Linking Time and Length Scale in Complex Solids with Statistical Mechanics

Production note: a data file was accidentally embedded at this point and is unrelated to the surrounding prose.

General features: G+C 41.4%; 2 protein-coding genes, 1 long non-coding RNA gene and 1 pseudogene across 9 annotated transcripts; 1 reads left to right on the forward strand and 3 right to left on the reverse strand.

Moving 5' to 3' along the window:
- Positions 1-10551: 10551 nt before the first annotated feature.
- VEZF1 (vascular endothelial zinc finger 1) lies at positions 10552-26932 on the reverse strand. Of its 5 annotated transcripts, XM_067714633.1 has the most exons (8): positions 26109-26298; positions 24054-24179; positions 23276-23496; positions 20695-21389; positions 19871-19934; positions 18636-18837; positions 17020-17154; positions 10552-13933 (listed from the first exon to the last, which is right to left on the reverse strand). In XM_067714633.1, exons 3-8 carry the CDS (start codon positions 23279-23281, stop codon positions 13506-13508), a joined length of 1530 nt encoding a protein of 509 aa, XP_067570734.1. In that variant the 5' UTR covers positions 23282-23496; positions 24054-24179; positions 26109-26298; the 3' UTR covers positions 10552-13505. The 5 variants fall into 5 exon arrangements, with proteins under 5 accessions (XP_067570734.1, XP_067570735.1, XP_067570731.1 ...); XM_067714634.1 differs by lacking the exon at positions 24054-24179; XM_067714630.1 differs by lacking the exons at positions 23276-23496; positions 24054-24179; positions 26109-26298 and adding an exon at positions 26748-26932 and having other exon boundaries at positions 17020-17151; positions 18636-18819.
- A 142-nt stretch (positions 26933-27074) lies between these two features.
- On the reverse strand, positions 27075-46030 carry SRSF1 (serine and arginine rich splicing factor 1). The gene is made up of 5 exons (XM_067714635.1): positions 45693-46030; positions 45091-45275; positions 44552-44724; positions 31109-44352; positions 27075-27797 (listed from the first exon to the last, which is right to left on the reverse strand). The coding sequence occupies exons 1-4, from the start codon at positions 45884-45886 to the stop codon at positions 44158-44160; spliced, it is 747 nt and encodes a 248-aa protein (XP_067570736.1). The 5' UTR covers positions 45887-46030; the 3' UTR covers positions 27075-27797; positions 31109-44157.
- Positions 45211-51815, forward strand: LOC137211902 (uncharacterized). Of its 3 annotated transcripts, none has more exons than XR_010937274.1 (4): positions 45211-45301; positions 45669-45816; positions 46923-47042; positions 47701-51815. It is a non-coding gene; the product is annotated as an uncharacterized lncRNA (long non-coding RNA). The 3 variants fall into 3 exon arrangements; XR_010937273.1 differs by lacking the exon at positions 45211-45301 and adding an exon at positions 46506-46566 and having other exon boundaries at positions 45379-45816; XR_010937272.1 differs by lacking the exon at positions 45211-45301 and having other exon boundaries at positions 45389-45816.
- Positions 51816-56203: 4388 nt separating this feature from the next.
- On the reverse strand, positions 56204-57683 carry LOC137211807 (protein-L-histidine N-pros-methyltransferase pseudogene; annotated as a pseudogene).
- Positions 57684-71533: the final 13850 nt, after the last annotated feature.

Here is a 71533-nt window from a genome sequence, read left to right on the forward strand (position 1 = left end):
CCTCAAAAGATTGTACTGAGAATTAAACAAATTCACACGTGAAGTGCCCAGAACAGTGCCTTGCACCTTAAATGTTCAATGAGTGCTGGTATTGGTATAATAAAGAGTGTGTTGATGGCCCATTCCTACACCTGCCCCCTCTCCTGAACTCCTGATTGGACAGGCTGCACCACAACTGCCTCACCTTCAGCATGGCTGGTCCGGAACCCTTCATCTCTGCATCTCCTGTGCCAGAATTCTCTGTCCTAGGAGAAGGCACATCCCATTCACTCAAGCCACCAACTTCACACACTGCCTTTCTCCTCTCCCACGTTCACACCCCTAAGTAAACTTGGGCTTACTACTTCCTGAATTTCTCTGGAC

The principles of statistical mechanics have in the past been successfully used to interpret the thermodynamic behavior of fluids from the atomic standpoint. The formulations of statistical mechanics for solids, however, are limited to certain topics and areas. The intrinsic multi-scale nature of complex solids poses issues that are not present in fluids. There exists no comprehensive theoretical framework for solids, derived from atomistic theories, that includes defect dynamics and links to macroscopic deformation. Here we begin with an atomistic description of a solid and apply the principles of statistical mechanics to derive the dynamics of defects and ultimately describe the macroscopic behavior such as plastic deformation with different scales naturally coupled together. The current formulation capitalizes on the essential difference between a crystal and a fluid. In a fluid, atoms execute long-range motions and are described by their coordinates ri measured from a single origin. In crystals, on the other hand, nuclei are associated with a lattice. To capture the presence of a lattice and ultimately the deformation, we associate with each nucleus two classes of variables: the displacement si of the corresponding lattice point from its nominal position and the relative atomic displacement qi. Because there are only three absolute degrees of freedom per atom, these six variables are related by constraints. We then introduce a hierarchical development across time/length scales by identifying fast and slow variables. First, the familiar Born-Oppenheimer (BO) approximation allows us to integrate out the “fast” electron degrees of freedom. Then, we invoke a BO-like Ansatz to construct a constrained distribution function for lattice points, integrating out the “fast” vibrational (phonon) degrees of freedom. Next we consider point defects (vacancies and interstitials) and dislocations, which modify overall constraints. Thus, we derive a successive series of constrained distribution functions and ultimately obtain a hierarchy of dynamical equations for each scale that exists in a complex crystal, from the quantum world to the macroscopic. These equations, such as the transport of defects and lattice deformation, are naturally coupled with dynamics on other scales in a way that can be calculated from statistical mechanics. Consequently, we demonstrate that by including the lattice points into the distribution function and applying BO-like approximations, we are able to start from atomistic dynamics and construct a comprehensive theory for complex crystals.